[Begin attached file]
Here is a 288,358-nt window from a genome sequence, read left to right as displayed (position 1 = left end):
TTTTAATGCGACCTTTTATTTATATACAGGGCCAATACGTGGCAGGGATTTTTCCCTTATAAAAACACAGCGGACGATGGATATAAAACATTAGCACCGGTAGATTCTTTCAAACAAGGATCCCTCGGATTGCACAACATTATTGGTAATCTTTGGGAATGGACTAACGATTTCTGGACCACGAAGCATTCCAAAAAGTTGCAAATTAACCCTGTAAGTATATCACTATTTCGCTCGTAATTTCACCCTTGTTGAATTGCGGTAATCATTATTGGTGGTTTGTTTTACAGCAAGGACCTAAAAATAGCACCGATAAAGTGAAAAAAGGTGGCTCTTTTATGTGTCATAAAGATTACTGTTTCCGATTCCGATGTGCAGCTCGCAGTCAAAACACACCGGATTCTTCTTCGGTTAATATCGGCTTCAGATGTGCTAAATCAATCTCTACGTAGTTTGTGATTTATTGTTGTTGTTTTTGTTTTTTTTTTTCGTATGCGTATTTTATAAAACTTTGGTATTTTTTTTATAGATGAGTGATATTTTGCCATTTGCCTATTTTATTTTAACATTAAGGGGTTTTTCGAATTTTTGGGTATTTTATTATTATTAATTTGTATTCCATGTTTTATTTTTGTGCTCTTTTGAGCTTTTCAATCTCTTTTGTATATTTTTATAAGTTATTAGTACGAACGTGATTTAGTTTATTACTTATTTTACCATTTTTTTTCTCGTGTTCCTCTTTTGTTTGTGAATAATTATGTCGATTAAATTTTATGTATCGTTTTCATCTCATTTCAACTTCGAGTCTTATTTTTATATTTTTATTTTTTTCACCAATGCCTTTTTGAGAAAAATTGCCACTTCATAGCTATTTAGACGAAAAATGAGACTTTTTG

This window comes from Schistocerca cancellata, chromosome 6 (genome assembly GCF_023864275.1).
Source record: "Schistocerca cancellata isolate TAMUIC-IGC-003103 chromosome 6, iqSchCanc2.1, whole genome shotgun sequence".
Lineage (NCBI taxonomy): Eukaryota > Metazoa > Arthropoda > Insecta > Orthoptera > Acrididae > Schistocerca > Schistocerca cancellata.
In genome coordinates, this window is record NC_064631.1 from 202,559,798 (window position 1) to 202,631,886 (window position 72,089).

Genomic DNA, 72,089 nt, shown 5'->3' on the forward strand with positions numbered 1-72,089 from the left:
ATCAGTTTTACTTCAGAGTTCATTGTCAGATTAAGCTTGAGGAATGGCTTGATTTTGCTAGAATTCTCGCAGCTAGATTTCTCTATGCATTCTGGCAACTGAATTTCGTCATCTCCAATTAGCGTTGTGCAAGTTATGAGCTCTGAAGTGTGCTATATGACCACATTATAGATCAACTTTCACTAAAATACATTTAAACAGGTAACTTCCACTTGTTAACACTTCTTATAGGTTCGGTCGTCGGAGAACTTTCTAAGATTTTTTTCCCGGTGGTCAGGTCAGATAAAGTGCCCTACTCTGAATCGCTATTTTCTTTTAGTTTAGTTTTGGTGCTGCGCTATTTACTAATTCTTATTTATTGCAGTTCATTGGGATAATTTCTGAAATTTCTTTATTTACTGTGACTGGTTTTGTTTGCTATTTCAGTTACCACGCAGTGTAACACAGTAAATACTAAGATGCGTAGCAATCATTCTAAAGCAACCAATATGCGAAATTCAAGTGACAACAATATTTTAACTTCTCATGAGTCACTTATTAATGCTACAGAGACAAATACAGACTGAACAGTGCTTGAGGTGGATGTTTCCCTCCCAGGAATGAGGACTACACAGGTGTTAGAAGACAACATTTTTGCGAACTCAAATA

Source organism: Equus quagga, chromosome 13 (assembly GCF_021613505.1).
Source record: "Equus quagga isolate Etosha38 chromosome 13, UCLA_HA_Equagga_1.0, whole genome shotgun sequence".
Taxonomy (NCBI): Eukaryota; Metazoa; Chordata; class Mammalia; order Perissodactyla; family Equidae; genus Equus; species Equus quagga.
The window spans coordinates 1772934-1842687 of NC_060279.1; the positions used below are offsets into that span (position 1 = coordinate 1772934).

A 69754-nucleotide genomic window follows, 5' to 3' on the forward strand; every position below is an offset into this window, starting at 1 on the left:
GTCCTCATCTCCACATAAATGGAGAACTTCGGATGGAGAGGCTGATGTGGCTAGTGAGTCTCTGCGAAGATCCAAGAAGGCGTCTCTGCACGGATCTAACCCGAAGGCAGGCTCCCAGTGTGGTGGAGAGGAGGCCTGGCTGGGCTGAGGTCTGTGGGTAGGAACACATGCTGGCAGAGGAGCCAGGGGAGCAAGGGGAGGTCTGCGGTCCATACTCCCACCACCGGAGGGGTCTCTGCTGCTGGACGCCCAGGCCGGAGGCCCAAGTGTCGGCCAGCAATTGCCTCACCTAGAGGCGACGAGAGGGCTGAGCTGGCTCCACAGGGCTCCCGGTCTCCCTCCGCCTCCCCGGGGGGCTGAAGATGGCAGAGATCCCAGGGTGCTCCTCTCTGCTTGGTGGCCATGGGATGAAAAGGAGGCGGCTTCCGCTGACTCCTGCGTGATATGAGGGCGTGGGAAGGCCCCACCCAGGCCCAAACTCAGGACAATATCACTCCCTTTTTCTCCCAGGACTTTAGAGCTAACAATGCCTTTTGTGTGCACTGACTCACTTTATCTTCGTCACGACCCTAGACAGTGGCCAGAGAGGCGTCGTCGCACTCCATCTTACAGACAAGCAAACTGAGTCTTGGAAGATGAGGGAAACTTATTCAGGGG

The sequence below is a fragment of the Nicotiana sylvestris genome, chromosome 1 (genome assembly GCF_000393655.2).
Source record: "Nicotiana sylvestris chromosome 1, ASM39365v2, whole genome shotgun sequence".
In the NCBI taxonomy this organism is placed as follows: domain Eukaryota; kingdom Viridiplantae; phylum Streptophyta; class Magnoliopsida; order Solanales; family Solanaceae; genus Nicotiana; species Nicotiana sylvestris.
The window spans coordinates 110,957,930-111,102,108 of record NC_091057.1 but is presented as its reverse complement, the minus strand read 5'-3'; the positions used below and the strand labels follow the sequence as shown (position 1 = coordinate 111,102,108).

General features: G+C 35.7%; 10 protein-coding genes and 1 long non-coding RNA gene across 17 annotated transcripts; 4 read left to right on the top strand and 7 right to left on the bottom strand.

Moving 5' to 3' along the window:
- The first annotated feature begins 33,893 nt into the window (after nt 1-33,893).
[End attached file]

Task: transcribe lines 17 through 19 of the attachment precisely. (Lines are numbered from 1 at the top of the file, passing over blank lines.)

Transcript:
In the NCBI taxonomy this organism is placed as follows: domain Eukaryota; kingdom Viridiplantae; phylum Streptophyta; class Magnoliopsida; order Solanales; family Solanaceae; genus Nicotiana; species Nicotiana sylvestris.
The window spans coordinates 110,957,930-111,102,108 of record NC_091057.1 but is presented as its reverse complement, the minus strand read 5'-3'; the positions used below and the strand labels follow the sequence as shown (position 1 = coordinate 111,102,108).

General features: G+C 35.7%; 10 protein-coding genes and 1 long non-coding RNA gene across 17 annotated transcripts; 4 read left to right on the top strand and 7 right to left on the bottom strand.